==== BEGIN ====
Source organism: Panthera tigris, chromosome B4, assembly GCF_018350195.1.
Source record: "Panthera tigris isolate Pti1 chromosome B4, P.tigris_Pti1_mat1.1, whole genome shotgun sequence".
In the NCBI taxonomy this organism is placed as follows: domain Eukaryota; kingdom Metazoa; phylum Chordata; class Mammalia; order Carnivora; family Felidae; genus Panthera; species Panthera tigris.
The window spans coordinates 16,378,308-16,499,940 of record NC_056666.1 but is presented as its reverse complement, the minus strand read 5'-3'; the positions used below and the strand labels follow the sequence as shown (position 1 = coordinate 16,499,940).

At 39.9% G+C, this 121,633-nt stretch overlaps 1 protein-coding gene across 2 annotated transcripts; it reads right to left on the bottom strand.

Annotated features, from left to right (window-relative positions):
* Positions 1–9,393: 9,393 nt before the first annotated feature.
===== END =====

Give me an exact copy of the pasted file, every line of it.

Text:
Source organism: Panthera tigris, chromosome B4, assembly GCF_018350195.1.
Source record: "Panthera tigris isolate Pti1 chromosome B4, P.tigris_Pti1_mat1.1, whole genome shotgun sequence".
In the NCBI taxonomy this organism is placed as follows: domain Eukaryota; kingdom Metazoa; phylum Chordata; class Mammalia; order Carnivora; family Felidae; genus Panthera; species Panthera tigris.
The window spans coordinates 16,378,308-16,499,940 of record NC_056666.1 but is presented as its reverse complement, the minus strand read 5'-3'; the positions used below and the strand labels follow the sequence as shown (position 1 = coordinate 16,499,940).

At 39.9% G+C, this 121,633-nt stretch overlaps 1 protein-coding gene across 2 annotated transcripts; it reads right to left on the bottom strand.

Annotated features, from left to right (window-relative positions):
* Positions 1–9,393: 9,393 nt before the first annotated feature.